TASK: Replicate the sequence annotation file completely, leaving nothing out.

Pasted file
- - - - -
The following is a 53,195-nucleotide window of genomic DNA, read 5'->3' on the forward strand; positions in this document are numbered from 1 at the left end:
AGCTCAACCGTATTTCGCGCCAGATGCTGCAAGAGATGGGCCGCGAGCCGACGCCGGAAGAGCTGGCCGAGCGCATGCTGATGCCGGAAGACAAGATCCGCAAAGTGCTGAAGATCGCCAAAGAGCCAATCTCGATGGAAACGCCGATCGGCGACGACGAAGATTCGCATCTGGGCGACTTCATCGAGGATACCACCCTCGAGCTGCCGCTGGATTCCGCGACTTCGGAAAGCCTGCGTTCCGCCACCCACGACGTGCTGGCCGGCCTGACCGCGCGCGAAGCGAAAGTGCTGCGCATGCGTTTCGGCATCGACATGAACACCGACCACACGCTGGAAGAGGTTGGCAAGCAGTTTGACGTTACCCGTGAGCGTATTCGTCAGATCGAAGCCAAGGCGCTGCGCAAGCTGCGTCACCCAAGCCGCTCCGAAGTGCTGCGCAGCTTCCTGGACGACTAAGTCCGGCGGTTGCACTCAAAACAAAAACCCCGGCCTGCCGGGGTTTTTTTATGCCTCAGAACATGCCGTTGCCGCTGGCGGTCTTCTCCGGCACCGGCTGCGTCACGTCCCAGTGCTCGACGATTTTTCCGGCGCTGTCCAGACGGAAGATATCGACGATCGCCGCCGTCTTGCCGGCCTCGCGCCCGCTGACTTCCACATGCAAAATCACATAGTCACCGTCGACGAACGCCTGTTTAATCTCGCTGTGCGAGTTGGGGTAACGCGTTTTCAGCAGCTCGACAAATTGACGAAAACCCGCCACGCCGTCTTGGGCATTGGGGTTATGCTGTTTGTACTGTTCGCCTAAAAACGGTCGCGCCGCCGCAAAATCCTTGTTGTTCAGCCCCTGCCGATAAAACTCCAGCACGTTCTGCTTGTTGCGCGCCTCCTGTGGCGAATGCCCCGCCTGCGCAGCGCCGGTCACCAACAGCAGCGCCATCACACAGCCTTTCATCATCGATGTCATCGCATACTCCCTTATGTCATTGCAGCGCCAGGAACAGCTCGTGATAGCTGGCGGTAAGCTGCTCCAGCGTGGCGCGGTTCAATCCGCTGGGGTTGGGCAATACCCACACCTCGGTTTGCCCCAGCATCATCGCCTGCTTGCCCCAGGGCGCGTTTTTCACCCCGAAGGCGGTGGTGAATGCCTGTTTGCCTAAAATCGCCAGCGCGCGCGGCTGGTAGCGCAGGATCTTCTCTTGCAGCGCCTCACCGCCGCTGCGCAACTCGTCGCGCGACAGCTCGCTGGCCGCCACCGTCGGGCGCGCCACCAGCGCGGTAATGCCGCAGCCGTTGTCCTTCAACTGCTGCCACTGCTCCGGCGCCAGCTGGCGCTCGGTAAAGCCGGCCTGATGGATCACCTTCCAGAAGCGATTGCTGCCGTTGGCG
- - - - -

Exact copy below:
The following is a 53,195-nucleotide window of genomic DNA, read 5'->3' on the forward strand; positions in this document are numbered from 1 at the left end:
AGCTCAACCGTATTTCGCGCCAGATGCTGCAAGAGATGGGCCGCGAGCCGACGCCGGAAGAGCTGGCCGAGCGCATGCTGATGCCGGAAGACAAGATCCGCAAAGTGCTGAAGATCGCCAAAGAGCCAATCTCGATGGAAACGCCGATCGGCGACGACGAAGATTCGCATCTGGGCGACTTCATCGAGGATACCACCCTCGAGCTGCCGCTGGATTCCGCGACTTCGGAAAGCCTGCGTTCCGCCACCCACGACGTGCTGGCCGGCCTGACCGCGCGCGAAGCGAAAGTGCTGCGCATGCGTTTCGGCATCGACATGAACACCGACCACACGCTGGAAGAGGTTGGCAAGCAGTTTGACGTTACCCGTGAGCGTATTCGTCAGATCGAAGCCAAGGCGCTGCGCAAGCTGCGTCACCCAAGCCGCTCCGAAGTGCTGCGCAGCTTCCTGGACGACTAAGTCCGGCGGTTGCACTCAAAACAAAAACCCCGGCCTGCCGGGGTTTTTTTATGCCTCAGAACATGCCGTTGCCGCTGGCGGTCTTCTCCGGCACCGGCTGCGTCACGTCCCAGTGCTCGACGATTTTTCCGGCGCTGTCCAGACGGAAGATATCGACGATCGCCGCCGTCTTGCCGGCCTCGCGCCCGCTGACTTCCACATGCAAAATCACATAGTCACCGTCGACGAACGCCTGTTTAATCTCGCTGTGCGAGTTGGGGTAACGCGTTTTCAGCAGCTCGACAAATTGACGAAAACCCGCCACGCCGTCTTGGGCATTGGGGTTATGCTGTTTGTACTGTTCGCCTAAAAACGGTCGCGCCGCCGCAAAATCCTTGTTGTTCAGCCCCTGCCGATAAAACTCCAGCACGTTCTGCTTGTTGCGCGCCTCCTGTGGCGAATGCCCCGCCTGCGCAGCGCCGGTCACCAACAGCAGCGCCATCACACAGCCTTTCATCATCGATGTCATCGCATACTCCCTTATGTCATTGCAGCGCCAGGAACAGCTCGTGATAGCTGGCGGTAAGCTGCTCCAGCGTGGCGCGGTTCAATCCGCTGGGGTTGGGCAATACCCACACCTCGGTTTGCCCCAGCATCATCGCCTGCTTGCCCCAGGGCGCGTTTTTCACCCCGAAGGCGGTGGTGAATGCCTGTTTGCCTAAAATCGCCAGCGCGCGCGGCTGGTAGCGCAGGATCTTCTCTTGCAGCGCCTCACCGCCGCTGCGCAACTCGTCGCGCGACAGCTCGCTGGCCGCCACCGTCGGGCGCGCCACCAGCGCGGTAATGCCGCAGCCGTTGTCCTTCAACTGCTGCCACTGCTCCGGCGCCAGCTGGCGCTCGGTAAAGCCGGCCTGATGGATCACCTTCCAGAAGCGATTGCTGCCGTTGGCG